Should Drew Brees have made the NFL All-Decade Team over Aaron Rodgers?

One was a sure thing. The other was debatable.

The NFL released its 2010s All-Decade Team selections on Monday, and former New England Patriots quarterback Tom Brady was the unanimous selection at one of the two quarterback spots, while Green Bay Packers quarterback Aaron Rodgers secured the second spot.

Noticeably, New Orleans Saints quarterback was left off of the team, and the response came in strong Tuesday morning, specifically from Skip Bayless on Skip and Shannon: UNDISPUTED.

“This decade has belonged to Tom Brady, No. 1, and Drew Brees, No. 2. Because if you look at this decade … Drew Brees leads the decade in completions and yards and completion percentage and touchdown passes and just about any stat that you want to throw out there.”

When it comes to the stats, Skip tells the truth – at least in the regular season.

Over the past 10 years, Brees connected on 4,170 passes for 46,770 yards and 345 touchdowns, with a completion percentage of 69.5 percent. He led the league in each of those categories in the 2010s, and his regular season record was 95-58.

Brees also became the NFL’s all-time passing yards leader during the 2018 season, breaking Peyton Manning’s record.

Then, during the 2019 season, he broke Manning’s record for most passing touchdowns all-time.

2018 Nfl Football GIF by NFL - Find & Share on GIPHY

Back to Rodgers.

During the 2010s, he connected on 3,187 passes for 38,145 yards and 305 touchdowns, with a 64.7 percent completion percentage. His regular season record was 96-45-1.

Shannon Sharpe believes that as much as the regular season stats might support Brees’ argument, Rodgers’ accolades – and playoff successes – speak louder.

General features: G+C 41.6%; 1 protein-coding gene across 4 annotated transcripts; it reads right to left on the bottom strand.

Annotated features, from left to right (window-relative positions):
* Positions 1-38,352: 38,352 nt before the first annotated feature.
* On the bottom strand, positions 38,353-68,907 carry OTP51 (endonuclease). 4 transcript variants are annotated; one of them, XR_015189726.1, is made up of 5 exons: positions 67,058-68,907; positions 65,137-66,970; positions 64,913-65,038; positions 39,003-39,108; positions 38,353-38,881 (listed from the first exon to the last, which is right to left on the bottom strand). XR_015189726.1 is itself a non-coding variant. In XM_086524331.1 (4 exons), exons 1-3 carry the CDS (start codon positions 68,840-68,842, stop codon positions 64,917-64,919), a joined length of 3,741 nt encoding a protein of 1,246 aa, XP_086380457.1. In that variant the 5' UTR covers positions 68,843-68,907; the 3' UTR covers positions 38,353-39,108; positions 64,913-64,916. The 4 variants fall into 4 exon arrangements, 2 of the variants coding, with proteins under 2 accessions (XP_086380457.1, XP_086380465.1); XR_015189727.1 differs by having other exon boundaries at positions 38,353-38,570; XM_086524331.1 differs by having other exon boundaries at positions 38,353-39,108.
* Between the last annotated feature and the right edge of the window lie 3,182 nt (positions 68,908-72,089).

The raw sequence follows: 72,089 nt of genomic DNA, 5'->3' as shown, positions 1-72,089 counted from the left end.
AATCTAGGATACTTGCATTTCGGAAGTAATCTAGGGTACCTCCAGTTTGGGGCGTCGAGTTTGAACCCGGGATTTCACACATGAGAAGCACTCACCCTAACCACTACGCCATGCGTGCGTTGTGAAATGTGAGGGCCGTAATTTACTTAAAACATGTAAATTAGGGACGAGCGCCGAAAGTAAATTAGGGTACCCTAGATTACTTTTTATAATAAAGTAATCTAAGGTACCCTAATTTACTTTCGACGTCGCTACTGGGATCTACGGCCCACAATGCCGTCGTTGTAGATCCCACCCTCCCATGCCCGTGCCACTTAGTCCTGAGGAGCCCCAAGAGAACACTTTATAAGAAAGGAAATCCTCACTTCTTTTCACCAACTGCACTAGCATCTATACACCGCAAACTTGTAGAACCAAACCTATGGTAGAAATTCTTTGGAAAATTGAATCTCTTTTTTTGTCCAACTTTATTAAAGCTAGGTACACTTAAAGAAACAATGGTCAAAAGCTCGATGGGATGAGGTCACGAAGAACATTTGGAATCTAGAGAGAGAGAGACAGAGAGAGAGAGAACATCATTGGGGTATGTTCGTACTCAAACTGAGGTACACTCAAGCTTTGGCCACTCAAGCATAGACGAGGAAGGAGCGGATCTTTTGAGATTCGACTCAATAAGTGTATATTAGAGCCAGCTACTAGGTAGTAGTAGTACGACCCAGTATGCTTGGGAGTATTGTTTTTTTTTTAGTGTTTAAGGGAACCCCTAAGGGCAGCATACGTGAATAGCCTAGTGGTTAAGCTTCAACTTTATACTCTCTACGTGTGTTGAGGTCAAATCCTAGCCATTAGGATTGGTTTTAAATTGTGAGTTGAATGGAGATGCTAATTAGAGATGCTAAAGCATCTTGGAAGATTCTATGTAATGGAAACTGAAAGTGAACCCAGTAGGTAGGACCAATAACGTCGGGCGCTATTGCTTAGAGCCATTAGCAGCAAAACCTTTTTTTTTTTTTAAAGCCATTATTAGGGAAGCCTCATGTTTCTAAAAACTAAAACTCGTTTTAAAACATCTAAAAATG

“What are we talking about, Skip? You know good and well A-Rod deserved it. He probably should have been unanimous!”

Since 2010, Rodgers has twice been NFL MVP – in 2011 and 2014 – and twice been named First-Team All-Pro – in the same years. He led the Packers to a Super Bowl win to start the decade in 2010, and he was named Super Bowl MVP.

And he played his butt off in that game.

Rodgers’ postseason record for the 2010s stands at 10-7, compared to 4-6 for Brees. Rodgers has passed for 4,604 yards and 36 touchdowns in those 17 playoff games. In his 10 playoff games, Brees passed for 3,319 yards and 21 touchdowns.

Rodgers’ playoff quarterback rating in the 2010s sits at 98.5, slightly above Brees’ rating of 97.4 and well above Brady’s 92.6 rating.

FS1 analyst Nick Wright ventured to say that Rodgers’ true competition from the past decade was, in fact, Brady more than Brees:

“Aaron Rodgers was the next best quarterback – maybe the best quarterback of the decade, but certainly the second-most accomplished behind Brady.”

Drew Brees has also had great playoff success during his career, leading the Saints to a Super Bowl title and winning a Super Bowl MVP in the process – but that was back in 2009. He did make it to nine Pro Bowls over the last 10 years, but he hasn’t been a First-Team All-Pro selection since 2006.

The Saints also missed the playoffs four years in the 2010s – in 2012, 2014, 2015 and 2016, which FS1 analyst Brian Westbrook points out.

“When you talk about one of the best quarterbacks that ever played the game in Drew Brees, I do not expect his football team to miss the playoffs three years in a row.”

Rodgers missed the playoffs in 2017 and 2018, but he only played seven games in 2017 due to injury. Brady did not miss the playoffs once over the past decade.

So, what’s more important – incredible regular season numbers or awards and postseason numbers?

It’s clear what the Saints organization thinks:

So…what’s your take?

Regardless of what you think, this is a fun video combining the best from Rodgers and more: